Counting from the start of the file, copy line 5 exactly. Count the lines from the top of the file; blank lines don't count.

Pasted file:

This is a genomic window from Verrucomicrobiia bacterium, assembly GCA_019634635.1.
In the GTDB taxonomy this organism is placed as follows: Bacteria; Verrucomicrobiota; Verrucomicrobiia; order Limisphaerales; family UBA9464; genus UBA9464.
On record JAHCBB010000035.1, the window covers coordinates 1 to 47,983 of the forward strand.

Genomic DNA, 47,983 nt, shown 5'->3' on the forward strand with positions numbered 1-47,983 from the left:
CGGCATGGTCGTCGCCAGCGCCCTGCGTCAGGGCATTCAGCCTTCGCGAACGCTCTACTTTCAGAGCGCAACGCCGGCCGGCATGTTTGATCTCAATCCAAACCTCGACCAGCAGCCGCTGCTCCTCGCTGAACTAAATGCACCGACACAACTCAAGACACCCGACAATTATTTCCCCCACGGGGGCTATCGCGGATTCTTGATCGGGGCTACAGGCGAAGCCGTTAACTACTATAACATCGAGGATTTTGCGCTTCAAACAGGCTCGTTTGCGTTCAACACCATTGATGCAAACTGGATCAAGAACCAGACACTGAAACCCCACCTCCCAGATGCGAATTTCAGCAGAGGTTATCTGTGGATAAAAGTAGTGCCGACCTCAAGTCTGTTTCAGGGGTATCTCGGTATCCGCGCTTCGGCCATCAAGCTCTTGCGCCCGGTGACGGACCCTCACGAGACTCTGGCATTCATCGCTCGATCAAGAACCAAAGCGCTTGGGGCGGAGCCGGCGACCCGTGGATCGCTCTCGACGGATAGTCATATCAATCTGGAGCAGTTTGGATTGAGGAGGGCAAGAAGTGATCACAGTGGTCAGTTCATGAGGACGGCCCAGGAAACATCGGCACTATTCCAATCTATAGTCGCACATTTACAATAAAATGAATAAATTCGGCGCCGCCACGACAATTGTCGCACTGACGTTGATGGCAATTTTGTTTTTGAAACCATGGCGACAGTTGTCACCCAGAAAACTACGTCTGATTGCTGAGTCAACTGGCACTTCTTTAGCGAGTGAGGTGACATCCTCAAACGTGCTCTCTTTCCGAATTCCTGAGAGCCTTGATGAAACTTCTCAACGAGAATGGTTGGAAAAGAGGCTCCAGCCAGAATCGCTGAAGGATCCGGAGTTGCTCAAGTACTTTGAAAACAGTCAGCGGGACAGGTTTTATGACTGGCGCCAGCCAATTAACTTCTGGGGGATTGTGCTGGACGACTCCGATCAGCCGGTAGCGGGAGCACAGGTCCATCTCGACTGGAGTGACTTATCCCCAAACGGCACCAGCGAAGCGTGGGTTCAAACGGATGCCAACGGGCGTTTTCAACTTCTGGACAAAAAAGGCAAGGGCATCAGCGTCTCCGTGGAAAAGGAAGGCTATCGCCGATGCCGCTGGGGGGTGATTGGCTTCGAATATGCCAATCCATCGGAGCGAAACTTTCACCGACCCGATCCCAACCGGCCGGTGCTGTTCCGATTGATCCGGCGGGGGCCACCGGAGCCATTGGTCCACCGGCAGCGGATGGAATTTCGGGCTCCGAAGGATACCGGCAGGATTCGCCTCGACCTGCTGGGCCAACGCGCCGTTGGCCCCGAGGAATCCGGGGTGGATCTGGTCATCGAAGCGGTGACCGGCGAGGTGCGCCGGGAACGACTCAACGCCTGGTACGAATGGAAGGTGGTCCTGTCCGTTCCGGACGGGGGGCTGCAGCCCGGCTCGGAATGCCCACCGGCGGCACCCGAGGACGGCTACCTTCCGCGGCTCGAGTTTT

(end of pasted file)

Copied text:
CGGCATGGTCGTCGCCAGCGCCCTGCGTCAGGGCATTCAGCCTTCGCGAACGCTCTACTTTCAGAGCGCAACGCCGGCCGGCATGTTTGATCTCAATCCAAACCTCGACCAGCAGCCGCTGCTCCTCGCTGAACTAAATGCACCGACACAACTCAAGACACCCGACAATTATTTCCCCCACGGGGGCTATCGCGGATTCTTGATCGGGGCTACAGGCGAAGCCGTTAACTACTATAACATCGAGGATTTTGCGCTTCAAACAGGCTCGTTTGCGTTCAACACCATTGATGCAAACTGGATCAAGAACCAGACACTGAAACCCCACCTCCCAGATGCGAATTTCAGCAGAGGTTATCTGTGGATAAAAGTAGTGCCGACCTCAAGTCTGTTTCAGGGGTATCTCGGTATCCGCGCTTCGGCCATCAAGCTCTTGCGCCCGGTGACGGACCCTCACGAGACTCTGGCATTCATCGCTCGATCAAGAACCAAAGCGCTTGGGGCGGAGCCGGCGACCCGTGGATCGCTCTCGACGGATAGTCATATCAATCTGGAGCAGTTTGGATTGAGGAGGGCAAGAAGTGATCACAGTGGTCAGTTCATGAGGACGGCCCAGGAAACATCGGCACTATTCCAATCTATAGTCGCACATTTACAATAAAATGAATAAATTCGGCGCCGCCACGACAATTGTCGCACTGACGTTGATGGCAATTTTGTTTTTGAAACCATGGCGACAGTTGTCACCCAGAAAACTACGTCTGATTGCTGAGTCAACTGGCACTTCTTTAGCGAGTGAGGTGACATCCTCAAACGTGCTCTCTTTCCGAATTCCTGAGAGCCTTGATGAAACTTCTCAACGAGAATGGTTGGAAAAGAGGCTCCAGCCAGAATCGCTGAAGGATCCGGAGTTGCTCAAGTACTTTGAAAACAGTCAGCGGGACAGGTTTTATGACTGGCGCCAGCCAATTAACTTCTGGGGGATTGTGCTGGACGACTCCGATCAGCCGGTAGCGGGAGCACAGGTCCATCTCGACTGGAGTGACTTATCCCCAAACGGCACCAGCGAAGCGTGGGTTCAAACGGATGCCAACGGGCGTTTTCAACTTCTGGACAAAAAAGGCAAGGGCATCAGCGTCTCCGTGGAAAAGGAAGGCTATCGCCGATGCCGCTGGGGGGTGATTGGCTTCGAATATGCCAATCCATCGGAGCGAAACTTTCACCGACCCGATCCCAACCGGCCGGTGCTGTTCCGATTGATCCGGCGGGGGCCACCGGAGCCATTGGTCCACCGGCAGCGGATGGAATTTCGGGCTCCGAAGGATACCGGCAGGATTCGCCTCGACCTGCTGGGCCAACGCGCCGTTGGCCCCGAGGAATCCGGGGTGGATCTGGTCATCGAAGCGGTGACCGGCGAGGTGCGCCGGGAACGACTCAACGCCTGGTACGAATGGAAGGTGGTCCTGTCCGTTCCGGACGGGGGGCTGCAGCCCGGCTCGGAATGCCCACCGGCGGCACCCGAGGACGGCTACCTTCCGCGGCTCGAGTTTT